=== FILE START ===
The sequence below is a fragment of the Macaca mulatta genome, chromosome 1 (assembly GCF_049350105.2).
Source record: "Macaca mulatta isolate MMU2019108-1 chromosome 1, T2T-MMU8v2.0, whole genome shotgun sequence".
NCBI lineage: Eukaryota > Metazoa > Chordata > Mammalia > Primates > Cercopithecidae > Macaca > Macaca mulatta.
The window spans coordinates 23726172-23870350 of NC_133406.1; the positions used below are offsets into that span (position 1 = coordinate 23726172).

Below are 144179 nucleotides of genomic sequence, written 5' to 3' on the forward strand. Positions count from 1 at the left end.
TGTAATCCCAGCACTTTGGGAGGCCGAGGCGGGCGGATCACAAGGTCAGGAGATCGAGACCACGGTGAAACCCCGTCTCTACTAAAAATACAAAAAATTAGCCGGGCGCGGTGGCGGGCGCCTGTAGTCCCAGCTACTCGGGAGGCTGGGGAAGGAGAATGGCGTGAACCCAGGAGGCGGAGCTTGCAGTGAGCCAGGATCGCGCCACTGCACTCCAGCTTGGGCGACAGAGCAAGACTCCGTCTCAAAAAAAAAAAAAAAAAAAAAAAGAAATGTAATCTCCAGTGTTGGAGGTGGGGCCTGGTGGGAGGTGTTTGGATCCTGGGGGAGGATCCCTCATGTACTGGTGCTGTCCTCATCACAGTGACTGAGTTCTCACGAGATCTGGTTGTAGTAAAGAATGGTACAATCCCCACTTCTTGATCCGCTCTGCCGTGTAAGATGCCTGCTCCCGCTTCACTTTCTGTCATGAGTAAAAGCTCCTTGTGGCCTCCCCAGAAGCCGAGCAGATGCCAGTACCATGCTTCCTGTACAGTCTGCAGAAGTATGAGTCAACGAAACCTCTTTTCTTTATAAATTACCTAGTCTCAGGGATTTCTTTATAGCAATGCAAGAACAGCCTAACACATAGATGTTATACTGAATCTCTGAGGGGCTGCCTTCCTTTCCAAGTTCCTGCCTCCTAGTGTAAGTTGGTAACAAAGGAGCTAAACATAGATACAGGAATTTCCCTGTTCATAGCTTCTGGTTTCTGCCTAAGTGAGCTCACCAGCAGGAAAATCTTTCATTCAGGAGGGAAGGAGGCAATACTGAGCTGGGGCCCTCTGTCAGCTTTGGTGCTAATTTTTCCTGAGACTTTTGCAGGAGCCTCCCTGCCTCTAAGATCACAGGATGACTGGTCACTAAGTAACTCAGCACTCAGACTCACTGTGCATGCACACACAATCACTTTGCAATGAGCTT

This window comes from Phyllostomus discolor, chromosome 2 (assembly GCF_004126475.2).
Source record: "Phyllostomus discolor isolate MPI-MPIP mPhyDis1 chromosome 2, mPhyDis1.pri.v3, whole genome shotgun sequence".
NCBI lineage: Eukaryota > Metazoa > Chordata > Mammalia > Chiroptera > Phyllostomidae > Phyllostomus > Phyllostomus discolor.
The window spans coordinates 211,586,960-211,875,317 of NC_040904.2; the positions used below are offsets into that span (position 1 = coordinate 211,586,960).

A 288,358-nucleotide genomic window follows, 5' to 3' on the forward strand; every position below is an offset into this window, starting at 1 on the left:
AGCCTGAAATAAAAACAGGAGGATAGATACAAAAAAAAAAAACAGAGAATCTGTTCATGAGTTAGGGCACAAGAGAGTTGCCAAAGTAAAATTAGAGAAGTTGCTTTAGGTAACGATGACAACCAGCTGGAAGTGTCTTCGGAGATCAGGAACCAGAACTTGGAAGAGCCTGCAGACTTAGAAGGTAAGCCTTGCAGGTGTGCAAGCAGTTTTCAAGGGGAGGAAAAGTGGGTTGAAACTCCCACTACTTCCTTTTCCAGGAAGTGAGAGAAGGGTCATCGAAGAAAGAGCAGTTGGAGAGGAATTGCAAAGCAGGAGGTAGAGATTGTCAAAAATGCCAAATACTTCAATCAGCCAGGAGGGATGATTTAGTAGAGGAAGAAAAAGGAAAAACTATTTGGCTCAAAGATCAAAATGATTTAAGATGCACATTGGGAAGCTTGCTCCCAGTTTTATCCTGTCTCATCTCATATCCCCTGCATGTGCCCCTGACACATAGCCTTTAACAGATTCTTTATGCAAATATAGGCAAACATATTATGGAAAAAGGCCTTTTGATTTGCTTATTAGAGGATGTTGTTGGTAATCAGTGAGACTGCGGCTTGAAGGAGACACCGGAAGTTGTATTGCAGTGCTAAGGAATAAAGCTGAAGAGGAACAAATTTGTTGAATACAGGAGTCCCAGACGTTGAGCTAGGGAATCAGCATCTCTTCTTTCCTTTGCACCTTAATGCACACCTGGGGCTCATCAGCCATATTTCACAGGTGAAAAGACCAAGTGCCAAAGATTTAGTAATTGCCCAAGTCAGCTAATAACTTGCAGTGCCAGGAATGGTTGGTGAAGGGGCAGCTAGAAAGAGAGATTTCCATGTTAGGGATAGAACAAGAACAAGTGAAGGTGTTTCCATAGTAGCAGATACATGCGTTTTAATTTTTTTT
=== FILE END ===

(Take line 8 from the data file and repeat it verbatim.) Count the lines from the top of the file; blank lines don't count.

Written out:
Source record: "Phyllostomus discolor isolate MPI-MPIP mPhyDis1 chromosome 2, mPhyDis1.pri.v3, whole genome shotgun sequence".